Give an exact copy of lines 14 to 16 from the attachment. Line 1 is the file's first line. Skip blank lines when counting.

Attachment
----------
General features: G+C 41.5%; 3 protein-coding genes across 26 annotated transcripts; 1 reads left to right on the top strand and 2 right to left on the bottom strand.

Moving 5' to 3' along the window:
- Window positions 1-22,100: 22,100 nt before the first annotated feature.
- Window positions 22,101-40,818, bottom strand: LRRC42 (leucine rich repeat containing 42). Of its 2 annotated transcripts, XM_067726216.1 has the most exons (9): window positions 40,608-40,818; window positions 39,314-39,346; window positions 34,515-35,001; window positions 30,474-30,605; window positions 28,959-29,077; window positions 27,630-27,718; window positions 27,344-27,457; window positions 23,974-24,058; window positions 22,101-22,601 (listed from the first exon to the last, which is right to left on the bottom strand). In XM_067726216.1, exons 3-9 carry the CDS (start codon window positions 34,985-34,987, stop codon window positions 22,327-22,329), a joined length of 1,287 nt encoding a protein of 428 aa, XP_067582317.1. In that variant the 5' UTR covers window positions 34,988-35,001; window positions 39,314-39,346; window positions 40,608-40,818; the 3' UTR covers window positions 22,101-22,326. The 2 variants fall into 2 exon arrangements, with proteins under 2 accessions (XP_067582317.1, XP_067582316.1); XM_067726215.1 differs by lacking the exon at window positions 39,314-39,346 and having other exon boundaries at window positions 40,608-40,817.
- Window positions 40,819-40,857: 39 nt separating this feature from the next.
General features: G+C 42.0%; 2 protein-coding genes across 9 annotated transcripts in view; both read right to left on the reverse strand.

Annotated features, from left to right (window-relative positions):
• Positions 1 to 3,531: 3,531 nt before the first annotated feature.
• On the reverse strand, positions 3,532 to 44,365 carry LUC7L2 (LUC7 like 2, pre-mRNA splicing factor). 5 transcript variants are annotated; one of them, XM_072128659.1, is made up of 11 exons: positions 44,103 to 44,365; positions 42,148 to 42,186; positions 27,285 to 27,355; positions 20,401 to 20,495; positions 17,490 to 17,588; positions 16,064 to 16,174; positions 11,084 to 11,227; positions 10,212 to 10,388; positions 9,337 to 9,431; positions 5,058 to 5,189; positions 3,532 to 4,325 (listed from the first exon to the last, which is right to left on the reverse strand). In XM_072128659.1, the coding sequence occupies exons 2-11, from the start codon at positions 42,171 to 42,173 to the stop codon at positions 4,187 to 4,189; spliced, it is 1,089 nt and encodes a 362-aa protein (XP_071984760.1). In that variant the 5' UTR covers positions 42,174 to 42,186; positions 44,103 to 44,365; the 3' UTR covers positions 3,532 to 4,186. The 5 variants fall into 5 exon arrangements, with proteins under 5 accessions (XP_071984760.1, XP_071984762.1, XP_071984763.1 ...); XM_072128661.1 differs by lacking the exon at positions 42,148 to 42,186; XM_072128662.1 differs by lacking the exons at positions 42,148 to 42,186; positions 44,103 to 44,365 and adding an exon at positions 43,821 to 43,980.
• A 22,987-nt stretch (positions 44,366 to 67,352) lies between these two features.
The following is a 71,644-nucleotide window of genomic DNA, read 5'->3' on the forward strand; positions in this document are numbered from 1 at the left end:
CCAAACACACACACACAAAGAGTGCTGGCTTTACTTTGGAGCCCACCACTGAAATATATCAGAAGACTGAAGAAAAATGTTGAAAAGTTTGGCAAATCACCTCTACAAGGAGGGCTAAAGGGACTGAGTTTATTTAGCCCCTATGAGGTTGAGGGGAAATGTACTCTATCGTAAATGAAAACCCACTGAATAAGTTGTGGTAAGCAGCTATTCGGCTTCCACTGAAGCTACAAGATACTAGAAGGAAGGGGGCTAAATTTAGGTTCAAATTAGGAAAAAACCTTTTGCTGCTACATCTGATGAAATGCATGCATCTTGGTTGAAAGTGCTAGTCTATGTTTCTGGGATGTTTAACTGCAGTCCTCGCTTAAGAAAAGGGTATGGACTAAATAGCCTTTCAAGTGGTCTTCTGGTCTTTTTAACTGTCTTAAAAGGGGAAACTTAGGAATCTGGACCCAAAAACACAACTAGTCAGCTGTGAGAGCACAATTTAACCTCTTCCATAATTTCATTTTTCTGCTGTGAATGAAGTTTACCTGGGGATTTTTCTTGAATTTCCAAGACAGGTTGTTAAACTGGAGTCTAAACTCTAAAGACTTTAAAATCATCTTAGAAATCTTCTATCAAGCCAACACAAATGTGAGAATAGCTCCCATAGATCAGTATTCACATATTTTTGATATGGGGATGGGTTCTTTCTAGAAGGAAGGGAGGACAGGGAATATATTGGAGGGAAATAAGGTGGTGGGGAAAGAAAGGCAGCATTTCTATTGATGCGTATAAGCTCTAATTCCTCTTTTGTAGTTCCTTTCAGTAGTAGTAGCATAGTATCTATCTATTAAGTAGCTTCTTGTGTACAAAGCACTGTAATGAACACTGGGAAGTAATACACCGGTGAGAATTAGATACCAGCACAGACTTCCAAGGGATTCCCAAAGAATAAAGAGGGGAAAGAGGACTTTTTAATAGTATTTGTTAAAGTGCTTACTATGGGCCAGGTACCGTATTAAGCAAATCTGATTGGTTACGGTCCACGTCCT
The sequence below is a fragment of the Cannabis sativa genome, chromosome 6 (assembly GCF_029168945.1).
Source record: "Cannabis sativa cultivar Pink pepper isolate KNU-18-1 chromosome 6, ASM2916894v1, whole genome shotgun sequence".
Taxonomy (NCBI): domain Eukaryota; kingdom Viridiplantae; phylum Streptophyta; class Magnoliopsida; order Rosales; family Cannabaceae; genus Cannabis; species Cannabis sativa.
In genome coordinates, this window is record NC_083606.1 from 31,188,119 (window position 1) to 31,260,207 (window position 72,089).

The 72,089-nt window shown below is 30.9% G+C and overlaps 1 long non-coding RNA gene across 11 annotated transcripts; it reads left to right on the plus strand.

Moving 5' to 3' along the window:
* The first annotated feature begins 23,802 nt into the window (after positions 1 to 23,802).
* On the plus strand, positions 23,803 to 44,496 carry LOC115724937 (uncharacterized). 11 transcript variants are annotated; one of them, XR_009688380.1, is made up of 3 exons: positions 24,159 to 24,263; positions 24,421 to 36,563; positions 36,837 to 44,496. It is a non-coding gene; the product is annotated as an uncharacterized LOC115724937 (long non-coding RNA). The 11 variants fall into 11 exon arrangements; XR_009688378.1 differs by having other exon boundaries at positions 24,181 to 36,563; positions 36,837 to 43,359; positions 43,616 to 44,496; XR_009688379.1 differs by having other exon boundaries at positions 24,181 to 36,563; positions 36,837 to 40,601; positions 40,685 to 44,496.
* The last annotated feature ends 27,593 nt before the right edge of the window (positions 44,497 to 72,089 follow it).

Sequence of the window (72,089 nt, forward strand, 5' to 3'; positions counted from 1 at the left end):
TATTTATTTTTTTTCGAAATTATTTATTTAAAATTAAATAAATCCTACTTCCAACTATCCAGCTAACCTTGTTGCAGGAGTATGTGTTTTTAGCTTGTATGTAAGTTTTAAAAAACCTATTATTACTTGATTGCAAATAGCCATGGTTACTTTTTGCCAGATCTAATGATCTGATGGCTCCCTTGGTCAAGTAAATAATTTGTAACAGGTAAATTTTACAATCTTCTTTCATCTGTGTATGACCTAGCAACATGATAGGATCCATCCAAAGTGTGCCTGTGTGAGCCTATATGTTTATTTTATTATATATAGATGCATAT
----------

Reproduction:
Source record: "Cannabis sativa cultivar Pink pepper isolate KNU-18-1 chromosome 6, ASM2916894v1, whole genome shotgun sequence".
Taxonomy (NCBI): domain Eukaryota; kingdom Viridiplantae; phylum Streptophyta; class Magnoliopsida; order Rosales; family Cannabaceae; genus Cannabis; species Cannabis sativa.
In genome coordinates, this window is record NC_083606.1 from 31,188,119 (window position 1) to 31,260,207 (window position 72,089).